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On April 28th, the Eleventh Circuit Court of Appeals heard oral arguments in Rojas, et al. v. City of Ocala, Fl, an important separation of church and state case brought by the American Humanist Association (AHA) that requires all our attention.

In 2014, the Ocala City Police Department (OPD) planned and facilitated an hour-long, Christian-revival-style prayer vigil for hundreds of citizens downtown. Since the US Constitution contains the Establishment Clause (the section of the First Amendment that ensures our right to freedom from and of religion), you might already recognize the problem with a taxpayer-funded state service endorsing a religion and promoting a prayer vigil. There’s so much more wrong with this story.

To start, the prayer vigil in question was almost completely planned by OPD personnel during their work hours and took place at police headquarters. A flier, urging the public to join “us” in “fervent prayer,” was written on OPD letterhead, signed by the Chief of Police, and posted to the official OPD Facebook page. There’s no denying that the OPD violated the Establishment Clause by organizing, promoting, and conducting this prayer vigil.

There was no effort to include all of the citizens that the OPD is supposed to serve and protect, or to represent their varying beliefs. Not only was this a specifically Christian event, but the OPD chose to hold it on a high Jewish holiday, ignoring many local Jewish community members. OPD emailed responses to supportive citizens, “reaffirming the Mayor and OPD’s commitment to battling atheists”. The Ocala Police Department has made it clear that this was not meant to be an inclusive event, and therefore, the government-sponsored event fundamentally endorsed Christianity.

“[T]onight Lord that love can conquer anything,” said a uniformed OPD chaplain during the prayer vigil. “It can conquer evil, it can conquer your enemies… your angels are on assignment [from] the kingdom of God. And your kingdom has come. And your kingdom is ruling even now.”

The Ocala Police Department made it clear that this was not meant to be an inclusive event, and therefore, the government-sponsored event fundamentally endorsed Christianity.

In November 2014, the AHA, led by Legal Director and Senior Counsel Monica Miller, filed a case against the City of Ocala on behalf of four concerned Marion County residents in the U.S. District Court of Florida. The case challenged the constitutionality of the vigil, which included prayer, religious songs, and Christian sermons.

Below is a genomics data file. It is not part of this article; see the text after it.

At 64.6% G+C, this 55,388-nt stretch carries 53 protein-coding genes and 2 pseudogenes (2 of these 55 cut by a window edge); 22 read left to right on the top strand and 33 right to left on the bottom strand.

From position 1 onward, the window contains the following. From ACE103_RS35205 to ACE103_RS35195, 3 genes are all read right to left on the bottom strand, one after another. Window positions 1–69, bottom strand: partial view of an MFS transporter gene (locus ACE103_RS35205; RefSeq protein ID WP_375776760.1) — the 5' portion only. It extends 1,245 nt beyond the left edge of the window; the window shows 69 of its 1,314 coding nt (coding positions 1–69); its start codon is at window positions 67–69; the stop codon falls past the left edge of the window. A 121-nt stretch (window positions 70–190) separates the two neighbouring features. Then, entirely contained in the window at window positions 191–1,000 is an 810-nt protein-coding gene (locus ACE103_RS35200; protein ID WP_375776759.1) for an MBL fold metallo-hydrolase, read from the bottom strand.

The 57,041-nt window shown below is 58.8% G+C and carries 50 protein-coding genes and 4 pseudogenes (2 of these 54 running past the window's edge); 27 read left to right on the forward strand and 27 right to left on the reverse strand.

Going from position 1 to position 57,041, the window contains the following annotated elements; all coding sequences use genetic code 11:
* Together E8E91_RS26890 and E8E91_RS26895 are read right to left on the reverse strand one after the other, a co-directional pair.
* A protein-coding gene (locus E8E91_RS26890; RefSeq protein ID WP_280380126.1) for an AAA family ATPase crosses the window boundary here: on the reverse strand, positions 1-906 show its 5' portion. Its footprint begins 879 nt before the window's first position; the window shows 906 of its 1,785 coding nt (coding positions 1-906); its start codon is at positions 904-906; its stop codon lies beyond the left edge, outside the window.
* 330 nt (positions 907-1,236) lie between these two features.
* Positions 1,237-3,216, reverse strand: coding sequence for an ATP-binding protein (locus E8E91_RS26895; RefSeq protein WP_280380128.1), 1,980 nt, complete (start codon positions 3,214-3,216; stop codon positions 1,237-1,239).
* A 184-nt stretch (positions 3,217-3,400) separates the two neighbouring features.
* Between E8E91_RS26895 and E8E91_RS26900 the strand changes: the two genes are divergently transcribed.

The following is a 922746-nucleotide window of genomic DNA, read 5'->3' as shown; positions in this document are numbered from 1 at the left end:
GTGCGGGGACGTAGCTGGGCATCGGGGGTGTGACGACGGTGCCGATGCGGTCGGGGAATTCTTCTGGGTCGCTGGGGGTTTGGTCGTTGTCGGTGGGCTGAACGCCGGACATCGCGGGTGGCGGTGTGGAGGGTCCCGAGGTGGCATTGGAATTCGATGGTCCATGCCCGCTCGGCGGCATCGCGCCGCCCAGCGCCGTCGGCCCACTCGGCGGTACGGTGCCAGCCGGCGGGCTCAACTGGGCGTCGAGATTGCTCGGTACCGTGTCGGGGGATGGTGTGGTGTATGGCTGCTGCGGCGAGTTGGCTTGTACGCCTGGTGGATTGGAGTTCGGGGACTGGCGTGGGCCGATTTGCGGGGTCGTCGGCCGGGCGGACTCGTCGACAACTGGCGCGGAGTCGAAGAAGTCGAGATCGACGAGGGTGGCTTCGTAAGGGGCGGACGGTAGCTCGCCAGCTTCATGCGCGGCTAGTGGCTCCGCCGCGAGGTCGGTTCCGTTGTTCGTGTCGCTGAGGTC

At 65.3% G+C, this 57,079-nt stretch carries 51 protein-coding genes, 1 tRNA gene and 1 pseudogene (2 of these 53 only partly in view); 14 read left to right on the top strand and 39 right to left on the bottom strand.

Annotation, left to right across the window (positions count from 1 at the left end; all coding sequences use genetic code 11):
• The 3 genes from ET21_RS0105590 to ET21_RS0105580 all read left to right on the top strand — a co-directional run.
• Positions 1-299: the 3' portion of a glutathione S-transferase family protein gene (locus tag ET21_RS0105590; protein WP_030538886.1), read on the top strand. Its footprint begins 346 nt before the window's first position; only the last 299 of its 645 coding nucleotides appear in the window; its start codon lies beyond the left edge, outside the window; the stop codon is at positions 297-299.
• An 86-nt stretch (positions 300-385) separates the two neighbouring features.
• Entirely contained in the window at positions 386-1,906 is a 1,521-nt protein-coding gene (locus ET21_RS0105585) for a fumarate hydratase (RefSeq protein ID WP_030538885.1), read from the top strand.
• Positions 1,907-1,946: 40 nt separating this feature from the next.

“The AHA exists to ensure that the United States lives up to its potential as a pluralistic nation, where church and state are held separate,” says Miller. “We will not stand for such egregious church-state violations and will always try to protect true religious freedom for all.”

In May 2018, the AHA won its lawsuit. Judge Timothy J. Corrigan, appointed during the Bush Administration, ruled in AHA’s favor, proclaiming that Ocala’s Prayer Vigil was “inconsistent both with the purposes of the Establishment Clause and with the Establishment Clause itself.”

In June 2018, Ocala officials represented by former Trump lawyers, Jay and Jordan Sekulow, filed a notice of appeal. 

Despite ample evidence to the contrary, the City of Ocala claims that the prayer vigil was a private event that the OPD had nothing to do with. They argue that the purpose of the police prayer vigil was a tactic to pressure witnesses in an open shooting investigation to come forward, not to promote prayer.  

Miller asserts that these claims are deeply concerning. “Effectively, the OPD is stating that they chose to willfully violate the Constitution in an effort to employ tactics which are not a part of policing norms.” 

It’s not hard to see how the OPD and the City of Ocala blatantly violated the Establishment Clause and excluded people that they swore to protect. Representatives of the City of Ocala have made it clear that, if the Eleventh Circuit Court of Appeals does not judge in their favor, they will try to bring this case to the Supreme Court. 

We need effective policies on the local and state level that affirm a pluralistic and inclusive democracy. We must let our public servants know that we, and other religious minorities, will not be treated as second-class citizens and excluded from government-sponsored events. The events in Ocala, Florida are a part of the concerning trend to blur and ignore one of the very things that make the United States great: freedom of religion and the separation of church and state.

Nadya Dutchin is the Executive Director of the American Humanist Association.